Those who, like Penman, came of age during pop history's second act, may entertain dim memories of the New Musical Express of the 1960s, an industry organ full of puff-pieces, in love with showbiz, razzle-dazzle, the Biblical truth of press releases. My earliest copy of its year-end annual contained an interview with Jimmy Savile, entitled 'How to succeed without really trying'. From the dissidence of the hippie era, and through experimental and heavy rock in the Seventies, it nurtured increasingly daring styles of reportage until, with the punk explosion of 1976, it was perfectly fitted to document an industry in turbulent reconstruction, the lip-curl of rockabilly rebellion turned to venom-spitting apoplexy. This was where Penman's career began.

As late Seventies post-punk flip-flopped into the style-bedizened early Eighties, two predominant strands had emerged within music writing. One was a fiercely partisan, assertoric roistering much given to the categorical utterance, a ranting we-shall-fight-them-on-the-beaches that descended from pop's early sartorial tribes to the trench warfare of the Pistols epoch. The other was a more reflective idiom, often formally playful but equally serious in its intent, unabashed at borrowing neo-academic references for the purpose of going deeper into its topics. Under this latter head, Penman quickly emerged as one of music journalism's more sensitively attuned thinkers and responders. The present collection, culled and elaborated from recent review-articles in the London Review of Books and New York's City Journal, represents the full fruit of those first impulses.

Penman is not only adept at what the Frankfurt musicologist Theodor Adorno called 'structured listening', the ability to hold the totality of a musical work in mind while being minutely aware of its details at the micrological level, he is also acutely proficient at the sympathetic tone. The subjects of these essays may be consensual enough – Sinatra, Presley, James Brown, Charlie Parker, the Mods, and others – but there is not even a hint of playing to the crowd in their discussion. In this sense, it becomes genuinely beside the point whether the reader likes the artist in question or not, not because Penman takes anybody else's response for granted, but because there are always things to learn, to notice, to smile about, when one sets one's tribal affiliations to one side. Here's what I mean:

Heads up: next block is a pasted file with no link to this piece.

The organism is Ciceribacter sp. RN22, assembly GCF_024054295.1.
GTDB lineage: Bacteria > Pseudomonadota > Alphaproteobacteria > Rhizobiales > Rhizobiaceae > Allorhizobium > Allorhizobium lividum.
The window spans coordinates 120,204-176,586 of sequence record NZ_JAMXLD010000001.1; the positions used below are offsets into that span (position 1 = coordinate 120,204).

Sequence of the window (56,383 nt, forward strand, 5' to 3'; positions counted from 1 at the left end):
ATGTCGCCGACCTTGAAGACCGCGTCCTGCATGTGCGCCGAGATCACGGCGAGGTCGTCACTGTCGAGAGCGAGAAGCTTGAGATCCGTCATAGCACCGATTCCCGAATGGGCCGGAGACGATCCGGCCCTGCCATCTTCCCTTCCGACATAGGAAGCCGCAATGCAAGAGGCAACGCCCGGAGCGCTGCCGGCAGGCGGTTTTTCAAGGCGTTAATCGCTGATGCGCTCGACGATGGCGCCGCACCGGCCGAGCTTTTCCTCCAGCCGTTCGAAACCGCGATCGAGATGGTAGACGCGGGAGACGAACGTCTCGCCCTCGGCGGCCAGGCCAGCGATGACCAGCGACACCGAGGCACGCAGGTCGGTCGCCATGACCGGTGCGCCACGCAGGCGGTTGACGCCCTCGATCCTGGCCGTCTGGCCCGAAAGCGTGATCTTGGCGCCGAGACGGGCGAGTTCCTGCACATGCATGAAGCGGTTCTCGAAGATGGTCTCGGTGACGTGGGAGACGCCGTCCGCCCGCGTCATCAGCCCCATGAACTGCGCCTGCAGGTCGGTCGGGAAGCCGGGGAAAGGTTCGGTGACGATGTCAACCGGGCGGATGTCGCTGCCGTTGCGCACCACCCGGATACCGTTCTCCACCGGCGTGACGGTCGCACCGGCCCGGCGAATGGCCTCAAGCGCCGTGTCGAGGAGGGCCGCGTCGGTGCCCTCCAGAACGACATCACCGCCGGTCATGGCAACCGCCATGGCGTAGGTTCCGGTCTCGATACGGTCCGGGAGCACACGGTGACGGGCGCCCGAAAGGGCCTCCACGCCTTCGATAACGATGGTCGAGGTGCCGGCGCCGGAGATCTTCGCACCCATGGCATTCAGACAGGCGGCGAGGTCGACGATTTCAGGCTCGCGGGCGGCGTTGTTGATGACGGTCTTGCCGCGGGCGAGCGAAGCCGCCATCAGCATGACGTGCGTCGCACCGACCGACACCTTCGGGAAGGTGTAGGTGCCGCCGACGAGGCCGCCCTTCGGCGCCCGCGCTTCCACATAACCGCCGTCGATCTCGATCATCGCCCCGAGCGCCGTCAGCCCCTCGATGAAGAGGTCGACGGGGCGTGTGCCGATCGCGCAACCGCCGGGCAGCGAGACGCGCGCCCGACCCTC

‘How can something so feathery and frosty and rapt still cause such deep shock? . . . Yes, it contains a sense of hard-won joy – but also sharp overtones of siege and fear, loss and regret. If [it] was a specifically modern achievement, it's in part because the players were unafraid of the deafening silence at the edge of their sound. There were darker, more jagged emotions under the elegant façade, something beyond hot trends and cool shades.’

That description is of a 1959 album, widely considered one of the classic manifestations of its genre, that happens to bore this listener rigid. Reading its analysis in terms of style, emotional thrust, formal innovation and historical reception achieves the effect of rendering one's own antipathy of taste not irrelevant – there is famously no accounting for that – but of setting it in a broader context.